We are about to commence discussing the territorial aspect of the Cyprus problem. Before I present the concrete proposals of the Greek Cypriot side in this respect I should state that both these proposals, as well as any proposals on other issues are put forward subject to certain basic principles which are contained in a document (marked Appendix A) that I wish now to put formally on record, so that they should be constantly borne in mind without my having to repeat them all the time.

In presenting the map (marked Appendix B) indicating the Region which we propose to be under Turkish Cypriot Administration I should like first of a1l to stress that this is not by any means a surveyor’s map.

The following points form the basis on which this map was prepared :

(1) The area of the territory to be under Turkish Cypriot administration is 20% of the area of the Republic. This is not an idle figure but a figure proposed in a desire to facilitate a settlement of the territorial aspect of the problem and which we believe meets all the criteria of the guidelines recorded on the I2th February, 1977.

(2) A factor which was also taken into account is the population ratio, which, in any event, does not differ much from the ratio of land ownership.

(3) According to data that cannot be disputed, prepared both under British rule and since Independence, the percentages of land ownership in Cyprus are as follows:

Greeks Turks Others State Land

60.9% 12.3% 0.5% 26.3%

“State Land” includes: communal properties (such as grazing areas), roads rivers, lakes, forests and other state owned lands.

The percentages of privately owned land are as follows:

Greeks Turks Others

82.7% 16.7% 0.6%

It is worthy of note that a comparative study of official records covering a period of more than forty years shows that the above percentages have remained stable with negligible variations.

(4) In an island as small as Cyprus, the economy of which is integrated and the various areas and economic sectors interrelated and interdependent, its economic viability or productivity can only be effectively assured for the country and the people as a whole, as well as for each community separately, if it is not divided into two separate economic entities, but, on the contrary, if the unity of the country is safeguarded, as stated in the guidelines.

(5) The economic viability or productivity of Cyprus should be considered by reference to the economy as a whole, including al1 forms of economic activity and production, and not by reference to any isolated sector, such as agriculture and land utilisation.

(6) Our proposal on the territorial aspect of the Cyprus problem, accompanied by this map, cannot be separated from the three fundamental principles referred to in the guidelines, namely the right to property, the freedom of movement and the freedom of settlement, which naturally includes the right of the refugees to return to their homes and the right of the Turkish Cypriots to reside in the Turkish Cypriot Region, if they so choose. These principles are indispensable prerequisites for any federal State. In fact the term “federal” would be rendered meaningless if such principles were not respected and safeguarded for all the citizens of the Republic throughout its territory, without discrimination.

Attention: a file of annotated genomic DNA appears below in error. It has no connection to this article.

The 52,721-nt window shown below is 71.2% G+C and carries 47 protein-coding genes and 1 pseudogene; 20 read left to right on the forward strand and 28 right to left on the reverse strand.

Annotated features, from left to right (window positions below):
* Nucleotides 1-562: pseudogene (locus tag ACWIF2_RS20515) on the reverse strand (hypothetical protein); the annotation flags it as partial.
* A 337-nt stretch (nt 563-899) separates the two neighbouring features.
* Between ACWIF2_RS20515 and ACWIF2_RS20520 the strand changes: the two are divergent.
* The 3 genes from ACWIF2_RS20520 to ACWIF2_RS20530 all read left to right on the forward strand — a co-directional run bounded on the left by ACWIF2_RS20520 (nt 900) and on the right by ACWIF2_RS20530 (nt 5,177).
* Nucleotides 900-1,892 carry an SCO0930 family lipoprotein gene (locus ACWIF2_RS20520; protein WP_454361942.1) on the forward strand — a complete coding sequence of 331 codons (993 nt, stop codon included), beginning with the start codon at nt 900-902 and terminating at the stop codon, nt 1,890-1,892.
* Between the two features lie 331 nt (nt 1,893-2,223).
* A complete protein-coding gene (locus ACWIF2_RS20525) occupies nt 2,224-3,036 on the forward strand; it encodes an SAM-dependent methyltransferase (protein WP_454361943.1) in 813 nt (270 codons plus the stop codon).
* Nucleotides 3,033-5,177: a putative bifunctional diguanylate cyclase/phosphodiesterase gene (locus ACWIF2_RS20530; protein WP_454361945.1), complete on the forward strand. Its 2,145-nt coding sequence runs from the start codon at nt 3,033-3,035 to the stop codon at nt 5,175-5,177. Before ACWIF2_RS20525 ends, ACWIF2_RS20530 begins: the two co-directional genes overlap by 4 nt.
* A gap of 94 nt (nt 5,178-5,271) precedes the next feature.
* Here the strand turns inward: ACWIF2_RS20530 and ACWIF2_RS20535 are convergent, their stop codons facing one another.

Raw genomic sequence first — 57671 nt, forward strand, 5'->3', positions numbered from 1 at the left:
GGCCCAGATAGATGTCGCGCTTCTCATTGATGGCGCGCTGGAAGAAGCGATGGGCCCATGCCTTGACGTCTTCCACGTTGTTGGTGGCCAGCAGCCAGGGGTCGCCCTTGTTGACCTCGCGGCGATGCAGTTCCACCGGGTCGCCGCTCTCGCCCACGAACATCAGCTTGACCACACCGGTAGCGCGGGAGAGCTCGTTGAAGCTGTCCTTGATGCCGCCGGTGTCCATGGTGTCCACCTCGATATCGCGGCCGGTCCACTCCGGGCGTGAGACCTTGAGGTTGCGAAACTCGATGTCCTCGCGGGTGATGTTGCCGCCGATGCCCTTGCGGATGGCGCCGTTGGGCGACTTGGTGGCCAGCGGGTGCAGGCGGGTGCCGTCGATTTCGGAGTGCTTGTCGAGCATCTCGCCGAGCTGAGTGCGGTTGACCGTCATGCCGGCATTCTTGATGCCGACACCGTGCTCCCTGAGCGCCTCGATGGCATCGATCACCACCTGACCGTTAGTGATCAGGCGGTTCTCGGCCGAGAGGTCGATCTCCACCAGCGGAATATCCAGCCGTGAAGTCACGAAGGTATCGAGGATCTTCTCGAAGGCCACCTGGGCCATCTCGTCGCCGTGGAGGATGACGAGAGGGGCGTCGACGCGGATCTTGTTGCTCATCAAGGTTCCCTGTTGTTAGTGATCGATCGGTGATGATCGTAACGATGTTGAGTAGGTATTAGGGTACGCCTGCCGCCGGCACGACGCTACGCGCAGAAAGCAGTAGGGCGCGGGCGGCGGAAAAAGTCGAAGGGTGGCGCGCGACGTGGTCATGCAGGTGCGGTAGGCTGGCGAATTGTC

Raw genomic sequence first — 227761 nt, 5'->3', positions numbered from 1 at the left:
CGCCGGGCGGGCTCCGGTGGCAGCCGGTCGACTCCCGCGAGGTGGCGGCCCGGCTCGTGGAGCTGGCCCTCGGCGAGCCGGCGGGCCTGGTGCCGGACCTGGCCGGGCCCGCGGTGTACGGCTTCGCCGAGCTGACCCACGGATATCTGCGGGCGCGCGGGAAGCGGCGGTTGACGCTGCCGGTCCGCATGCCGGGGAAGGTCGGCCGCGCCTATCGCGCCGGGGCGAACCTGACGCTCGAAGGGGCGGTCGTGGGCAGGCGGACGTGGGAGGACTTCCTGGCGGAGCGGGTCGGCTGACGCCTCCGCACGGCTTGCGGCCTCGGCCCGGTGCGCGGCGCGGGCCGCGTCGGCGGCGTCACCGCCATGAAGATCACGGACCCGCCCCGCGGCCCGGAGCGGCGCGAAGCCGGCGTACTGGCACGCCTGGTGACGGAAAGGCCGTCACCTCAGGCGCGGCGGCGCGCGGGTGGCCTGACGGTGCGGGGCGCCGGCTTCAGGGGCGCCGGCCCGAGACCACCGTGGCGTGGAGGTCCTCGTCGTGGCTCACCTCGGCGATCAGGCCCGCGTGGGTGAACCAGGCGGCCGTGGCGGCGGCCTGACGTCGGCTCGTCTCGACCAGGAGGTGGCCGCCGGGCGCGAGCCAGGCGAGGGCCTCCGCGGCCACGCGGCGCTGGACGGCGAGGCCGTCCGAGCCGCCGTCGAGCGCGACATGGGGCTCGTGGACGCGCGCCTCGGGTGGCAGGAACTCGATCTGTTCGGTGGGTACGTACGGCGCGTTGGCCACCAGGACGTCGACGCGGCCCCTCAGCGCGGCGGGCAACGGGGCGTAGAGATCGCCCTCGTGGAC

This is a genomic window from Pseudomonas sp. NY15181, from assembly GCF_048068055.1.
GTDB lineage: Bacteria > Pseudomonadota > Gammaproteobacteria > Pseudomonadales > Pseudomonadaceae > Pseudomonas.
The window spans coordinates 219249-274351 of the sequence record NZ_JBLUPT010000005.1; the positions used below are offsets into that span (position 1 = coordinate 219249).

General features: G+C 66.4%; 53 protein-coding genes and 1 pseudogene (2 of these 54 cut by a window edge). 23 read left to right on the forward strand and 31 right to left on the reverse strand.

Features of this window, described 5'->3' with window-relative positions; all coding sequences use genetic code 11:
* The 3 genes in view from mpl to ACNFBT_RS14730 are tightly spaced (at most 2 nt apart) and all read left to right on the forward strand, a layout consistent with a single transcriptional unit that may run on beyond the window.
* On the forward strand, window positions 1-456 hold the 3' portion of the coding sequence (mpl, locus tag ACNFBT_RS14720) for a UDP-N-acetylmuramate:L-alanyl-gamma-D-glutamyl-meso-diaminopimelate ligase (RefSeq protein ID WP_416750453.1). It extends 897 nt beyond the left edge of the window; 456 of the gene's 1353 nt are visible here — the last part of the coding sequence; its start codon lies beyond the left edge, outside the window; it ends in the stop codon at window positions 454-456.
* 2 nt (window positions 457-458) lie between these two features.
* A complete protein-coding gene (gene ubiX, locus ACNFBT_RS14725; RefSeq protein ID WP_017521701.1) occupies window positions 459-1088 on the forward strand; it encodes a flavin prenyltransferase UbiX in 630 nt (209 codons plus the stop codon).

(7) According to our proposal on the territorial aspect about 120.000 Greek Cypriots will be returning to their homes in the Region under Greek Cypriot administration. Another 50,000 Greek Cypriots will have the option to return to their homes in the Region under Turkish Cypriot administration. Some of them might not wish to return; but, even if they all decided to return, the effective majority of the Turkish Cypriots in the Region under their administration would still be maintained.

Our side is ready, and in fact this is one of the main tasks entrusted to the Interlocutors, to identify any practical difficulties that might result from the implementation of the aforementioned principles and to divise ways and means to overcome them.





In presenting its proposals on the various aspects of the Cyprus problem the Greek Cypriot, side wishes to state that such proposals-

(a) are inter-related and inter-dependent and should be taken together as a whole with a view to reaching a solution to the Cyprus problem in a “package deal” basis, and
(b) are subject to the following general principles.


  1. The Constitution of the Republic of Cyprus shall provide for the establishment of a bi-communal federal State, the Federal Republic of Cyprus, which shall be a federation, and shall-

(a) preserve the sovereignty, independence and territorial integrity of the Republic of Cyprus;

(b) ensure that the Federal Republic of Cyprus shall be the sole subject of international law, to the exclusion of its constituent parts:

(c) preserve the unity of the country.

  1. In the Federal Republic of Cyprus and its constituent parts the fundamental human rights and liberties, as set out in International Conventions ratified by the Republic, shall be safeguarded.
  2. Particularly, and without prejudice to the generality of the above, for every citizen of the Republic

(a) there shall be a right of free movement throughout the territory of the Republic and freedom of residence in any place in which he may choose to reside;
(b) his life, security and liberty shall be safeguarded and his private and family life shall be respected and his home shall be inviolable;
(c) his right to property shall be respected and safeguarded;
(d) his right to work, practise his profession or carry on his business in any place he chooses shall be assured.


31st March, 1977

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